In action:

First, generate a prompt or question. Have students respond to the prompt and write their answers on the whiteboard, chalkboard, or paper. Next, have students read through what other students have written and make notes of important observations they have yet to consider. What similarities did they find? What differences? And what surprised them?

2. The quote mingle

The quote mingle engagement activity works best as a pre-reading activity.

In action:

  1. Each student is given a character's line from a book or play and practices reciting the line with inflection.
  2. Students deliver their lines to at least ten other students.
  3. Students are then grouped by character and make an inference or prediction based on their character's quotes.
  4. Groups then recite the character lines to the class and share their inferences. 

3. The "says/does" match

The says/does activity offers students an active experience while reviewing specific concepts.

In action:

  • Each student is given a printed card with a "quote" or a "does" statement. 
  • Next, students mingle in the classroom to correctly match their quotes with the "does" statements. 
  • After students correctly match their "quote" or "does" statement to their counterpart, the partners draft 1-3 sentences embedding the "quote" and "does" statement together. 
  • Each pair presents their findings to the class.

4. Experiential learning and the "living history" activity

Experiential learning is an engagement strategy that has students develop connections, knowledge, and skills through experiences outside of school.

In action:

Create a "living history" activity for history/social science classes (it can be modified for any subject and grade level.) For instance, if 5th-grade students study Chinese American history at the turn of the 20th century, have students volunteer to help improve a local Chinese garden. Students can then take what they've learned and create group presentations.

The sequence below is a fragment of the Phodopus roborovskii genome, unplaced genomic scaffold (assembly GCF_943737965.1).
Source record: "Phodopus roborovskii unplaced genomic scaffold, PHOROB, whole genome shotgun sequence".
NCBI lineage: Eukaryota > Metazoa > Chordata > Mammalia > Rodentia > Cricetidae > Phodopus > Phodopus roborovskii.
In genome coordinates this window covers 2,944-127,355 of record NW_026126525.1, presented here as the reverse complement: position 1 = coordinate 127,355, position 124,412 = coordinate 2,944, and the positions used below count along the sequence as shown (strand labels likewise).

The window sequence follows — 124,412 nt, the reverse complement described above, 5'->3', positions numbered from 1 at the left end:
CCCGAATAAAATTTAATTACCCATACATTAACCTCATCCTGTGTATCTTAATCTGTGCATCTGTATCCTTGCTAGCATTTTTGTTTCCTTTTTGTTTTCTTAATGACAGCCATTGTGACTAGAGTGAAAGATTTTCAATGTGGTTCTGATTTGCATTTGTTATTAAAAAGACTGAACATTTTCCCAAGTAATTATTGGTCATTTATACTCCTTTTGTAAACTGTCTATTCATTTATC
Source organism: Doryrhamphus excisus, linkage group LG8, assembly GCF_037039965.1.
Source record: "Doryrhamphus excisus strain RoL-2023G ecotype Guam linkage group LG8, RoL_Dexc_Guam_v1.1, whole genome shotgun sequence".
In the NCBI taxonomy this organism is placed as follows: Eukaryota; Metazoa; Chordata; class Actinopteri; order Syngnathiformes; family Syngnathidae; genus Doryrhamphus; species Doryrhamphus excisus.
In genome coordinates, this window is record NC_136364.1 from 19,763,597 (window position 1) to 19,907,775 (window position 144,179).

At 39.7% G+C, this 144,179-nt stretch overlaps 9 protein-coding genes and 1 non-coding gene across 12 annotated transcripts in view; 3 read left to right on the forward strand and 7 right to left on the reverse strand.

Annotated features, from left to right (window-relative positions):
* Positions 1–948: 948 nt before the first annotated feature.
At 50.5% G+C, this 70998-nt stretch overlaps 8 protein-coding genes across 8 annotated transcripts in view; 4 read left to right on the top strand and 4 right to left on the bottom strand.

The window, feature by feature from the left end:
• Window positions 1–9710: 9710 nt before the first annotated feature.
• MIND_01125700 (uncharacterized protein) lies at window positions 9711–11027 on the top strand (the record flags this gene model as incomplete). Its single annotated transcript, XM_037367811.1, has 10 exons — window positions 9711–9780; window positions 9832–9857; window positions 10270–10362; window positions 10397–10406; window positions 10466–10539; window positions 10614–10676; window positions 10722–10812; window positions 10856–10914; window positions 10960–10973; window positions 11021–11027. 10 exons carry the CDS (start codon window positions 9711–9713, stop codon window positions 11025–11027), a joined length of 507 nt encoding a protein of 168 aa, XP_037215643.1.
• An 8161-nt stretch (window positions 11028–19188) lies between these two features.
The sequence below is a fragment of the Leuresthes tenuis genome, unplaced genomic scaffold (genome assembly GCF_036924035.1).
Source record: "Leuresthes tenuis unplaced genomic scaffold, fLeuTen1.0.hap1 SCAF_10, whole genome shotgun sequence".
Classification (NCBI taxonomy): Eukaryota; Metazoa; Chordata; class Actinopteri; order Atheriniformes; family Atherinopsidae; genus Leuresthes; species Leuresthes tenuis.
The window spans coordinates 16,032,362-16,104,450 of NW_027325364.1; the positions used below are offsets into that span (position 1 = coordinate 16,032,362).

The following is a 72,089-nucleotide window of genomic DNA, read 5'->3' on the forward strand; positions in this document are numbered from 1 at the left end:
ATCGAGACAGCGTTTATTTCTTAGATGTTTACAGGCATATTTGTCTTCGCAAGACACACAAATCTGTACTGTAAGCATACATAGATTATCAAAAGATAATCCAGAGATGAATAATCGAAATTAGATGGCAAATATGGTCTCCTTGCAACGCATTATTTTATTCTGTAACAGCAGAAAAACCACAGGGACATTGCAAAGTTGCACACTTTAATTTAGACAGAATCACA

Higher ed students reviewing material with their instructor.

5. Video and multimedia learning

Video and multimedia tools are another powerful engagement strategy teachers can use for live-action learning.

In action:

One interactive element is to add pop-up questions (fill-in-the-blank, multiple-choice questions, polls, etc.) throughout your videos. For example, with tools like PlayPosit by WeVideo, you can add interactive features to your lesson or course videos and other elements like YouTube or Vimeo.

6. Bounce cards

With the bounce card participation technique, teachers provide each student with a card that lists key prompts they want them to discuss with a small group. 

In action:

For example, if a teacher asks students to discuss a video clip, they might say they "liked it." But using a bounce card forces them to dig deeper. For students who struggle with conversational skills, this can be an excellent tool for helping them develop more thoughtful responses.

7. Students as the teacher

It's amazing to watch a student grasp a concept. Use this moment to ask the student to explain the lesson to the rest of the class.

In action:

Have students demonstrate a lesson previously taught. It can be as simple as mixing the colors blue and red to make purple or as elaborate as a lesson on the principles of kinetic energy.